By Graham Sharpe

Holiday Reading

For reasons which need not concern you, other than to know that it was in order to mark the passing of a highly significant and unwelcome landmark of age, I recently spent a week's holiday in sunny Cyprus.

Well, it was eventually sunny although when we arrived they were trying to shake off the effects of a mini hurricane cum whirlwind which had produced some of the worst weather they had experienced for many a long year.

Whilst wandering around Paphos I noticed that the town was well served with betting shops, some boasting familiar names like Victor Chandler, others that I hadn't previously come across like Glory Sports. Inside they boasted facilities to match those of the average British shop but seemed to concentrate the great majority of their business on football betting, with coupons including games from all over Europe much in evidence and odds on offer which were comparable with a similar offering over here.

I did notice they were quoting odds for the French 2nd Division in which a team called Lorient seems to be doing extremely well, so watch out at the end of the season for sharp punters claiming that those bets they placed at the start of the campaign which we fondly imagined were being placed on Leyton Orient in our own Third Division were, in fact, no such thing!

Whilst away I took the opportunity to catch up with a bit of reading - by the way, if you haven't yet managed to read Lance Armstrong's book 'Its Not About The Bike' which ended up winning the William Hill Sports Book of the Year', make sure you put it on your Christmas list as it is a superb read, even for those sceptics who remain to be convinced that any totally 'clean' rider could ever win the Tour de France - and started on the Graham Bradley auto/biography. Called 'The Wayward Lad' and from Greenwater Publishing at some amount of money not actually specified on the cover this book continues the recent trend for racing volumes to be coruscatingly honest and revealing.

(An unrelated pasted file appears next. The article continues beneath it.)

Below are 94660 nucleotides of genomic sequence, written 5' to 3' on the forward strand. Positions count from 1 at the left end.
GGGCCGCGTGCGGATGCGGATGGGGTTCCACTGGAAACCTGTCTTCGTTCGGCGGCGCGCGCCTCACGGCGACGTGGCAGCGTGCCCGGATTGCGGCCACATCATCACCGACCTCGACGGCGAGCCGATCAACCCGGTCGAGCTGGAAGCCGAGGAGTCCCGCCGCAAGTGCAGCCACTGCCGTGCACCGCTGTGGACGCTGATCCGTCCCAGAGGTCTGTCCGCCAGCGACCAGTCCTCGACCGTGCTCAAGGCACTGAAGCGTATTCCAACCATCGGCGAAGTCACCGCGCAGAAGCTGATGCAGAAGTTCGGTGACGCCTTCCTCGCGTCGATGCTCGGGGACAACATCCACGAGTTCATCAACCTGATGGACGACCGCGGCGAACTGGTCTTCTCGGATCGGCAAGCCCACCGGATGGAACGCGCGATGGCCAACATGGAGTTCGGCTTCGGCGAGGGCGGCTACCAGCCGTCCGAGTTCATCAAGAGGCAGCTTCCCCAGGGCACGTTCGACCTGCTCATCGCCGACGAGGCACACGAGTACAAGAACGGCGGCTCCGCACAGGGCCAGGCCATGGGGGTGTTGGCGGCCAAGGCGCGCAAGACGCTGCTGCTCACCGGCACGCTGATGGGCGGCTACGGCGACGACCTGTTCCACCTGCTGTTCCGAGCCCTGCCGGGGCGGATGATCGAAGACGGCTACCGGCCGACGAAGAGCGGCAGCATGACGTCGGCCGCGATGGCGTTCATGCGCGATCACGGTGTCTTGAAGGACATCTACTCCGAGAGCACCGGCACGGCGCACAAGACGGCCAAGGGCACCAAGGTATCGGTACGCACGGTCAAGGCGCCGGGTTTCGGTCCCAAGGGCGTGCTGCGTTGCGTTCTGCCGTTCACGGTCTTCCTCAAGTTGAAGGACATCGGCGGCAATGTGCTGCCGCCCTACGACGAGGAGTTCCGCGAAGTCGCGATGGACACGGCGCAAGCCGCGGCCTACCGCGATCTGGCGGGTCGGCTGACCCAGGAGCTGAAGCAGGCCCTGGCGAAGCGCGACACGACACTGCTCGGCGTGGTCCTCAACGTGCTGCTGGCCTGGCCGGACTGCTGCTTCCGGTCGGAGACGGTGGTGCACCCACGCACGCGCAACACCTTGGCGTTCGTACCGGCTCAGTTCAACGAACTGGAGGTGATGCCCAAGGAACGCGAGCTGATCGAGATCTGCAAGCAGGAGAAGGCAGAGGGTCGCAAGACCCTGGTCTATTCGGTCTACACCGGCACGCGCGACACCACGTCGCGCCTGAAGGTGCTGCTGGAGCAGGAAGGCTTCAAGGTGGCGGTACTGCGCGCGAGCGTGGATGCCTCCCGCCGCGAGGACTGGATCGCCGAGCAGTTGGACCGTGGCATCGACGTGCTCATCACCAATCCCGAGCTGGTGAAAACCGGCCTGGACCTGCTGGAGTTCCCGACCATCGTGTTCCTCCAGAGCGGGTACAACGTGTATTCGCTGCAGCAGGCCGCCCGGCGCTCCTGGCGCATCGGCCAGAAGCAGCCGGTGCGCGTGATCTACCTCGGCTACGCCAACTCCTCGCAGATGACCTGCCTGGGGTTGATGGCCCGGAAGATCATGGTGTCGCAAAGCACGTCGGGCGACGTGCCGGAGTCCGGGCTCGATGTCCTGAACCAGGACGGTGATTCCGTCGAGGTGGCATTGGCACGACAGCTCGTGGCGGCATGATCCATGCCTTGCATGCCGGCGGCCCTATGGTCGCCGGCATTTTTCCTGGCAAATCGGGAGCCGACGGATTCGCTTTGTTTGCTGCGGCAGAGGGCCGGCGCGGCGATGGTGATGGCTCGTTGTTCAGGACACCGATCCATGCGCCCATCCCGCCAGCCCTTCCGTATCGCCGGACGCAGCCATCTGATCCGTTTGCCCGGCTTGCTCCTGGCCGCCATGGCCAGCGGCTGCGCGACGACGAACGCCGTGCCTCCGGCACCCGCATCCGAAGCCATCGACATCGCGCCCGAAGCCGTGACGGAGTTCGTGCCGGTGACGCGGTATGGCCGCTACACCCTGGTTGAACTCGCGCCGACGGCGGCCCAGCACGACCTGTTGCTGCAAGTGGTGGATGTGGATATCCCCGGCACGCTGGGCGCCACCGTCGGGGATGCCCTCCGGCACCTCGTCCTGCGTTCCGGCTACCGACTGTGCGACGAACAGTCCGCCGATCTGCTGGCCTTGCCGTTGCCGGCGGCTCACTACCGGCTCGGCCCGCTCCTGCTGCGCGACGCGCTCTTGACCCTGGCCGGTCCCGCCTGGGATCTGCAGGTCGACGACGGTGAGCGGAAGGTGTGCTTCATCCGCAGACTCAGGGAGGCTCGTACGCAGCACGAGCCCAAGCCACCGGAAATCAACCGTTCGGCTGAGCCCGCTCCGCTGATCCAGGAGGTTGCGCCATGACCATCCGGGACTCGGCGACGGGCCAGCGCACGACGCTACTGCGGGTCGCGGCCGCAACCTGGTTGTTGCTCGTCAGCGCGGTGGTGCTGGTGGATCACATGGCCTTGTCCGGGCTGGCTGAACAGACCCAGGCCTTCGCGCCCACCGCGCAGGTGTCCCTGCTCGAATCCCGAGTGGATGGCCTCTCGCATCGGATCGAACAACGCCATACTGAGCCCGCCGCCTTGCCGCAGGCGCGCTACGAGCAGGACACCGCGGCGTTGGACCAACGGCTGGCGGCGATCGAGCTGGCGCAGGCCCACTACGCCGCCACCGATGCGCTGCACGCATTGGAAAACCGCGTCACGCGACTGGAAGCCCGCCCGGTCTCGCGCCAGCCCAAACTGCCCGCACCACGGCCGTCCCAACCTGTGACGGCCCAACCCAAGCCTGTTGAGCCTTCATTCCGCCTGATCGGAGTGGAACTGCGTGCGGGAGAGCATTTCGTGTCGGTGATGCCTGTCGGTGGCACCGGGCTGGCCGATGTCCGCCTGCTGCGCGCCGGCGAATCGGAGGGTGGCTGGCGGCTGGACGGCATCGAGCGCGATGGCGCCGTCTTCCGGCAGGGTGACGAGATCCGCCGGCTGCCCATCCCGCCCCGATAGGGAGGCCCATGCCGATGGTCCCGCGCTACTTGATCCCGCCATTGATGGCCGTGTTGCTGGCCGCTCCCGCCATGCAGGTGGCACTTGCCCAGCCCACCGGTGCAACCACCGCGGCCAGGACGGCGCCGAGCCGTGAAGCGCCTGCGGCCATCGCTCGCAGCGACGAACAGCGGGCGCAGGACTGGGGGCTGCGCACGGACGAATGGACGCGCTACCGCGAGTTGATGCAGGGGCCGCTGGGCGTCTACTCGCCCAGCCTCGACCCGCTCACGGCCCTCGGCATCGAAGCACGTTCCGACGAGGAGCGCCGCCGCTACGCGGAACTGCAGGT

Richard Dunwoody and Dick Hern are others who have recently written books of surprising frankness. With Bradley, of course, the question has always been whether some of the more scandalous stories about him were based in any kind of fact - here the much respected Brad gives his side of things and a fascinating read it is. Somewhat churlish though it may seem I have to comment on the annoyingly poor standard of proof reading of this book, though, which has resulted in a series of spelling errors all the way through which only detract from the overall effect. I'm sure this book will be reprinted on a number of occasions and I hope that those responsible will tidy up those un-necessary flaws - such as Tony McCoy's Foreword appearing as Forword.

 Let me urge anyone who enjoys a game of cards to check out 'The Hand I Played' by David Spanier who sadly passed away a few months ago. A charming man who was a real expert on poker and an enthusiastic player of the game this book, published by Oldcastle at £16.99 is a fitting memorial to a very genuine man. You may have watched the Channel 4 series The Gambler, in which an old friend of mine, writer Jonathan Rendall, was allowed to play out every punter's fantasy. He managed to persuade the programme makers to give him £12,000 with which to gamble on anything which took his fancy - with the profits being his to keep.

Jonathan had previously pulled the same scam on a publisher, writing a book about his experiences which may, or may not have been the truth but which made for an entertaining read. Likewise, whilst suspecting some of the scenes were being hammed up for the cameras - what gambler worth his salt would ever buy one hundred pounds worth of scratchcards or try to win on seaside arcade fruit-machines - his efforts to win a few bob whether at the betting shop, casino or racecousre, made for an entertaining few hours' viewing. I appeared in the first of the programmes laying Jonathan a bet at 9/2 that he could make a profit on the enterprise overall. He never turned up to collect any winnings.

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